A recent study of air quality around unconventional oil and gas extraction sites — more commonly referred to as fracking — found high levels of benzene, hydrogen sulfide and formaldehyde, all of which pose risks to human health. But what makes this study particularly interesting is that the air samples were collected by the very people who live near the extraction sites, and the collection times were specifically triggered by the onset of health symptoms.
Published yesterday in the journal Environmental Health, the study involved residents living near 11 unconventional extraction sites in five states: Wyoming, Arkansas, Pennsylvania, Colorado and Ohio. The residents involved in the study were trained to take a “grab air” sample using an inexpensive bucket outfitted with a battery-operated vacuum pump that sucks in air over two to three minutes. (The study authors noted that the bucket device has been subjected to numerous validation tests by public agencies and independent labs.) In addition to the grab air samples, residents were also given a device to measure formaldehyde levels. (That device is called the UMEx100 Passive Sampler and almost looks like an USB flash drive with a clip on it — here’s a picture.) In all, residents put out 41 formaldehyde badges near production facilities and compressor stations.
Residents ended up collecting 35 grab air samples in areas of particular community concern and “under conditions that would lead them to register a complaint with relevant authorities such as a county public health department or state oil and gas commission,” the study stated. Twenty-nine of the samples were taken in direct response to health symptoms, with the most common symptoms being headaches, dizziness, irritated, burning or running nose, nausea, and sore or irritated throat. Air samples were then tested for 74 volatile organic compounds, and formaldehyde samples were analyzed using a method recommended by the U.S. Environmental Protection Agency.
Ultimately, the study found that 16 of the 35 grab air samples and 14 of the 41 formaldehyde tests surpassed minimal risk levels set by EPA and the U.S. Agency for Toxic Substances and Disease Registry, with the three chemicals most commonly found to exceed such levels and which are linked to human disease being benzene, hydrogen sulfide and formaldehyde. Benzene, in particular, was detected at sample locations in Pennsylvania and Wyoming in concentrations that exceeded recommended safe levels “by as many as several orders of magnitude,” wrote the authors, who noted that benzene is a known human carcinogen.
In fact, some air samples had benzene levels that ranged from 35 to 770,000 times higher than background levels (defined as levels that researchers would expect to find naturally), according to a news release about the study. To put that in perspective, the study found benzene levels that were up to 33 times the concentration exposure a person gets when pumping gas. Here’s another comparison from the study’s authors: The benzene exposure a person would experience at one study site in Wyoming would be equal to the exposure of a person living in Los Angeles for two years or Beijing for nearly nine months.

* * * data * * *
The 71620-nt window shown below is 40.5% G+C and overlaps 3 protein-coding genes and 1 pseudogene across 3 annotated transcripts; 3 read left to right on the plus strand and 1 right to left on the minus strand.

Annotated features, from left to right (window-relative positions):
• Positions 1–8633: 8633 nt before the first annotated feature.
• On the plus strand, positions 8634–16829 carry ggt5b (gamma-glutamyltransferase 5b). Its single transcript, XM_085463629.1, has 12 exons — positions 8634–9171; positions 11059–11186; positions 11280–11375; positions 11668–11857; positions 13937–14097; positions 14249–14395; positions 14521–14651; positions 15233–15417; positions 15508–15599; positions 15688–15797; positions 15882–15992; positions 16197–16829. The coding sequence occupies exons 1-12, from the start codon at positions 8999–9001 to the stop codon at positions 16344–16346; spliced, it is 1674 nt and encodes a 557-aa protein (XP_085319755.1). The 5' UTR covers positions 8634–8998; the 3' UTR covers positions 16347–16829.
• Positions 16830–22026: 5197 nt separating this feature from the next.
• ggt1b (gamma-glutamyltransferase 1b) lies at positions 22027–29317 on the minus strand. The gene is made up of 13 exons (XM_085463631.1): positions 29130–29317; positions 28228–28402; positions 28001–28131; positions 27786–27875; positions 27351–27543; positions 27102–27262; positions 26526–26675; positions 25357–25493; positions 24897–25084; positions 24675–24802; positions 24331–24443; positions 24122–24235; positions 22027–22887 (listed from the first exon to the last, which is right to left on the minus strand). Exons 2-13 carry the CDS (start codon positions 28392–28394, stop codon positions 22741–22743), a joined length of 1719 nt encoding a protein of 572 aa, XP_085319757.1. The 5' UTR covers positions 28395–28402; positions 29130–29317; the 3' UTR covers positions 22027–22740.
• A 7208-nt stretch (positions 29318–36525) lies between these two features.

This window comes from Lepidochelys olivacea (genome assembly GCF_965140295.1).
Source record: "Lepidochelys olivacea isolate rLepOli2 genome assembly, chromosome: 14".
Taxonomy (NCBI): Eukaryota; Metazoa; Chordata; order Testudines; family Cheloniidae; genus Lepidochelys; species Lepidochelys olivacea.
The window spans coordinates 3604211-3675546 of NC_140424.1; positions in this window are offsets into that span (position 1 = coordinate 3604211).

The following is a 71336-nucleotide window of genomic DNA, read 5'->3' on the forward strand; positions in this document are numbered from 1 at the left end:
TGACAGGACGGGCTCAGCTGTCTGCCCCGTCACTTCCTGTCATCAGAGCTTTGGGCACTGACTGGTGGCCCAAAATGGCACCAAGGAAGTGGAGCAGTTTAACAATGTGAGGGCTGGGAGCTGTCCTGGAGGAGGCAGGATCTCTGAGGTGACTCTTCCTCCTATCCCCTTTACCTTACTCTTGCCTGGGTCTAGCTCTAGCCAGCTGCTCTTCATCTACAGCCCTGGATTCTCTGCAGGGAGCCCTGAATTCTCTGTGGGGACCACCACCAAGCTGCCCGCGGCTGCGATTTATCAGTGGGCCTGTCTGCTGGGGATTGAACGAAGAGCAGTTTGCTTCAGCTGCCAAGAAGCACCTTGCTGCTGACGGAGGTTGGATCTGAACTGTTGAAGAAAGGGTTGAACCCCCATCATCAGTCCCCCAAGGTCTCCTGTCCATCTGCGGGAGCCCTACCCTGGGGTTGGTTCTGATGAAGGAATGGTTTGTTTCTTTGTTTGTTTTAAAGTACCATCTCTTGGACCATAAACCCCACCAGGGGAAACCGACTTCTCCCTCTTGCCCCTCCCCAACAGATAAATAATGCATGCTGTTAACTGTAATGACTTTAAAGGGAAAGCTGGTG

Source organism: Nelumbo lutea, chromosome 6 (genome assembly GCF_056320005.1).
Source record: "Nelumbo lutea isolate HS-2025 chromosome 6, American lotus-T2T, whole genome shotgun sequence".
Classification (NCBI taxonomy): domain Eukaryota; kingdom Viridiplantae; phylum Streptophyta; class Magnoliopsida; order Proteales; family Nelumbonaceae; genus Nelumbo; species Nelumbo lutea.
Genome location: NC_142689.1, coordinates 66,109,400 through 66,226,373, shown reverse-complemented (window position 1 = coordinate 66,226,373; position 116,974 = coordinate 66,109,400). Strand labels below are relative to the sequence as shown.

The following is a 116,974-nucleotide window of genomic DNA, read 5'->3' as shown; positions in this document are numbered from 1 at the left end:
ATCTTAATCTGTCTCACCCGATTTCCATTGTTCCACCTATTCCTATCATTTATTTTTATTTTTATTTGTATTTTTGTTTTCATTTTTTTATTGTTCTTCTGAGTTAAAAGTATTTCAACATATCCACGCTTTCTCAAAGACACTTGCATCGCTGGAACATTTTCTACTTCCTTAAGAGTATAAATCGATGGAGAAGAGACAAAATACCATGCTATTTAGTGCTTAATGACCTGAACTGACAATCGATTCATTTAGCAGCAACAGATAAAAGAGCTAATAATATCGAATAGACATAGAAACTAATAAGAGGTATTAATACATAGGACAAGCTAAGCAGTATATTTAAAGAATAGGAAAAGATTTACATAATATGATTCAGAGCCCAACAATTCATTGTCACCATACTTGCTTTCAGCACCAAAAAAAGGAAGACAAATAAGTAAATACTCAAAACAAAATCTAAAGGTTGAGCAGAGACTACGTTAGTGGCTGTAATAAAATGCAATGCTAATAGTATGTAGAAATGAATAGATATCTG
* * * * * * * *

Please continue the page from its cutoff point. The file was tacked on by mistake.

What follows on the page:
For hydrogen sulfide samples that exceeded recommend levels, study results ranged from 90 to 60,000 times higher than background levels — concentrations that can cause eye and respiratory tract irritation, fatigue, loss of appetite, headache, irritability, poor memory and dizziness. In analyzing the formaldehyde samples that exceeded recommended safe levels, the study found that they were 30 to 240 times higher than background levels. In some cases, the formaldehyde concentrations were more than twice the concentrations found in rooms in which medical students dissect cadavers.
The study authors did note that while the samples taken during the study may reflect a “worst-case concentration,” engaging residents who are directly affected by unconventional oil and gas extraction can benefit long-term research on the topic.
“Community-based monitoring near unconventional oil and gas operations has found dangerous elevations in concentration of hazardous air pollutants under a range of circumstances,” said study author David Carpenter, director of the Institute for Health and the Environment at the University of Albany. “In this study, we have shown that community-based research can improve air quality data while adhering to established methods. Our findings can be used to inform and calibrate state monitoring and research programs.”
To read the full study, visit Environmental Health.
Kim Krisberg is a freelance public health writer living in Austin, Texas, and has been writing about public health for more than a decade.